Lebanese presidential vote postponed again

Talks between Syrian officials and Lebanon's feuding factions fail to break deadlock.

lahoud 224.88 (photo credit: AP)
lahoud 224.88
(photo credit: AP)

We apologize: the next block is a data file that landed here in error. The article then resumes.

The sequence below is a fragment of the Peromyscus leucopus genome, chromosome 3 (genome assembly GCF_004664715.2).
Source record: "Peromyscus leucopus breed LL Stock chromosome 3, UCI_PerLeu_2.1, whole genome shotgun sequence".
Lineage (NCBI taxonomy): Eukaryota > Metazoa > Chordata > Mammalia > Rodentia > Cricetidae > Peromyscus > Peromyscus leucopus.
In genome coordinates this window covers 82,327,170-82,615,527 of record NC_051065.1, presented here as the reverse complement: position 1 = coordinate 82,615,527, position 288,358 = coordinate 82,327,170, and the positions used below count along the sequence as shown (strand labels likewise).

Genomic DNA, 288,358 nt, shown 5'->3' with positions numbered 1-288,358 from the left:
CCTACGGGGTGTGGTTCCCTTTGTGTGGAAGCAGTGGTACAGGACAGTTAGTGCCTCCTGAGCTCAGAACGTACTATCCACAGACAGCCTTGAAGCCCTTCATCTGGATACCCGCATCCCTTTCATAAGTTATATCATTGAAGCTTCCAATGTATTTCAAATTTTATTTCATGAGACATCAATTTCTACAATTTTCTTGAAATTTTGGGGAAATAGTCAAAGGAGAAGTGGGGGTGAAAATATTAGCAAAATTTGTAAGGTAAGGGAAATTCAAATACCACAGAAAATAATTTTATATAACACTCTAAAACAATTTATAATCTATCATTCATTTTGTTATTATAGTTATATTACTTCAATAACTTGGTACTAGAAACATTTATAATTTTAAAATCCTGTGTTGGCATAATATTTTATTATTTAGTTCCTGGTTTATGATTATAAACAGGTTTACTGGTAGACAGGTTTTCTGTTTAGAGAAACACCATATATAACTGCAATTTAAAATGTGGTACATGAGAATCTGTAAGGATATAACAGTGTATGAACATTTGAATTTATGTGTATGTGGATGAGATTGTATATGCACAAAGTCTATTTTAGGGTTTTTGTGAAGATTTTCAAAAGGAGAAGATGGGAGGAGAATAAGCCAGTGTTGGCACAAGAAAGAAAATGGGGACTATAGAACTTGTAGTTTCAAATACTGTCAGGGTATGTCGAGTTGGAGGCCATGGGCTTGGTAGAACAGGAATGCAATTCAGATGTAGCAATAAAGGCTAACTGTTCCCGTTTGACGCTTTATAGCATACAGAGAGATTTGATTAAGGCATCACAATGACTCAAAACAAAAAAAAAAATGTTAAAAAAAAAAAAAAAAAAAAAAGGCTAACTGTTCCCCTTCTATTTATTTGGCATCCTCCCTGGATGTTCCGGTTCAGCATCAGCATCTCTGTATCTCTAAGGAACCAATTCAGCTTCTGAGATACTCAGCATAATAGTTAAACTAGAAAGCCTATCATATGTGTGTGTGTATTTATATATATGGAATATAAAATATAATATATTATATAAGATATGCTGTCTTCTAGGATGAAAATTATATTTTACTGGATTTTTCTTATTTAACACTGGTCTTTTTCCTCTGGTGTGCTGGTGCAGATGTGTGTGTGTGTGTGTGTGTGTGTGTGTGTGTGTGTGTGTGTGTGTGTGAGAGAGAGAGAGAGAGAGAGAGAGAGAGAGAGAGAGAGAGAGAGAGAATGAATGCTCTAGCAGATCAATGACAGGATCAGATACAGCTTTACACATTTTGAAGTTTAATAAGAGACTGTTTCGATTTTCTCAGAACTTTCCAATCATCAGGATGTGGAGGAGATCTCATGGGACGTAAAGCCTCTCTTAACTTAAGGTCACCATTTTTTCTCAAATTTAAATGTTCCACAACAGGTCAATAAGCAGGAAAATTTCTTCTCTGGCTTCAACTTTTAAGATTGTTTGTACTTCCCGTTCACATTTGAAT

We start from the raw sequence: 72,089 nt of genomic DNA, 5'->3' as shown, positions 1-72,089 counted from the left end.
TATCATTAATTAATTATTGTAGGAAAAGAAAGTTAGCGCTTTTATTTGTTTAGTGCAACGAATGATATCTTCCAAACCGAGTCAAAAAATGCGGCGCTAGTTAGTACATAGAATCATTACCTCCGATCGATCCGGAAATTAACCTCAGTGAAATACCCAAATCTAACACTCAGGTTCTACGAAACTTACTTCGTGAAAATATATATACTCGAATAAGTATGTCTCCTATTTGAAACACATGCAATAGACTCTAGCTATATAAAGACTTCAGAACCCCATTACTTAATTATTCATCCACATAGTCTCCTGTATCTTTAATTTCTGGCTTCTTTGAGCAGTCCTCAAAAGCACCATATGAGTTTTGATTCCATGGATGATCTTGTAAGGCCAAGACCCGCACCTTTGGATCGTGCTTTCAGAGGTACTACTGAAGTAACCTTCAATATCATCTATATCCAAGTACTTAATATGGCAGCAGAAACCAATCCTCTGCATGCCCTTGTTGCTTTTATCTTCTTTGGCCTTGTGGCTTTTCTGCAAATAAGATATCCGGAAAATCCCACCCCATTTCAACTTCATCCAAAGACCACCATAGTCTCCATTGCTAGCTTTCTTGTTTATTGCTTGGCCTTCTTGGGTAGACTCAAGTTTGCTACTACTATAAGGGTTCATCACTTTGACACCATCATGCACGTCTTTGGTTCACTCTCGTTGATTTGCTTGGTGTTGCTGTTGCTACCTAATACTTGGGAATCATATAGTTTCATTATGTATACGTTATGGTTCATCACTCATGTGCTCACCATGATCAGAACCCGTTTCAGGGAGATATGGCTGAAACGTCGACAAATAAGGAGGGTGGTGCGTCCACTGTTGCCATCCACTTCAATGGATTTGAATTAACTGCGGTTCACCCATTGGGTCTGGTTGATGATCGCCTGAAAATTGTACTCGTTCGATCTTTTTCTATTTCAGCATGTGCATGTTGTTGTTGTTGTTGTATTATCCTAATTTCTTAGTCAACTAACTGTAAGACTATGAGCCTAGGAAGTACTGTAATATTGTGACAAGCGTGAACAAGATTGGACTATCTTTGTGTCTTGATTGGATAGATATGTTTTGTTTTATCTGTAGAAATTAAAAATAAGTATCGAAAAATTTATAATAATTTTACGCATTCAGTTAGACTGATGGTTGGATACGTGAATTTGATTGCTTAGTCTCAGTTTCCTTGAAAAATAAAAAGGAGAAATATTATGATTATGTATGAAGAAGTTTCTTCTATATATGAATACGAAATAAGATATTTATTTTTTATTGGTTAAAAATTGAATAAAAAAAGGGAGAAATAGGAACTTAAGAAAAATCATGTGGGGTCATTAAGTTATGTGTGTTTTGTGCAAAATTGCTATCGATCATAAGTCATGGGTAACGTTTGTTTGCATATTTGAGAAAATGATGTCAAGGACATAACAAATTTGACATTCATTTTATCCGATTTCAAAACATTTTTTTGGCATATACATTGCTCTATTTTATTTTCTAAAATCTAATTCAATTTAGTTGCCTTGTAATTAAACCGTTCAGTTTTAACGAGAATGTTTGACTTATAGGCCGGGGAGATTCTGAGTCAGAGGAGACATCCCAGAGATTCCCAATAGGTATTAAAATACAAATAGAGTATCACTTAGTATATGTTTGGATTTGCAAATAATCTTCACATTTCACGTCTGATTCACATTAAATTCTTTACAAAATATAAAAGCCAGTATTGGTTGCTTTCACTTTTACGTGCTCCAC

A parliamentary session to elect a new president was delayed Sunday after talks between Syrian officials and Lebanon's feuding factions failed to break a presidential deadlock. The postponement of the session scheduled for Monday was the latest in more than a dozen such delays since the sharply divided legislature first tried to select a new head of state in September. It underlined continuing political differences in a fierce yearlong power struggle between the Western-backed government of Prime Minister Fuad Saniora and the Syrian-backed opposition led by the militant Hezbollah group. Lebanon has been without a president since pro-Syrian Emile Lahoud's term ended on Nov. 23. The announcement by Speaker Nabih Berri to postpone the session until Feb. 11 came shortly after he met with Arab League Secretary-General Amr Moussa, who has been holding talks with rival factions since last week. Moussa has been urging an Arab plan that calls for the election of army commander, Gen. Michel Suleiman, as president, the formation of a national unity government and the adoption of a new electoral law. The plan was unanimously adopted by Arab foreign ministers in Cairo earlier this month. Lawmakers on both sides have agreed to back Suleiman as a compromise candidate, but the parliament must first amend the constitution to allow a sitting military chief to become president. This process has been complicated by the opposition's demand for a new unity government that would give it veto power over major decisions. Opposition boycotts have thwarted attempts to choose a president by preventing a two-thirds quorum. Berri said the delay would give the two sides more time to work out their differences ahead of the presidential vote. Moussa has held five days of crisis talks, including a visit to neighboring Syria, but has failed so far to solve the political crisis - Lebanon's worst since the end of the 1975-90 civil war. He said he will present a report on the outcome of his talks in Beirut and Damascus to the Arab foreign ministers, who are scheduled to meet in Cairo on Jan. 27 to assess the situation before deciding on the next move.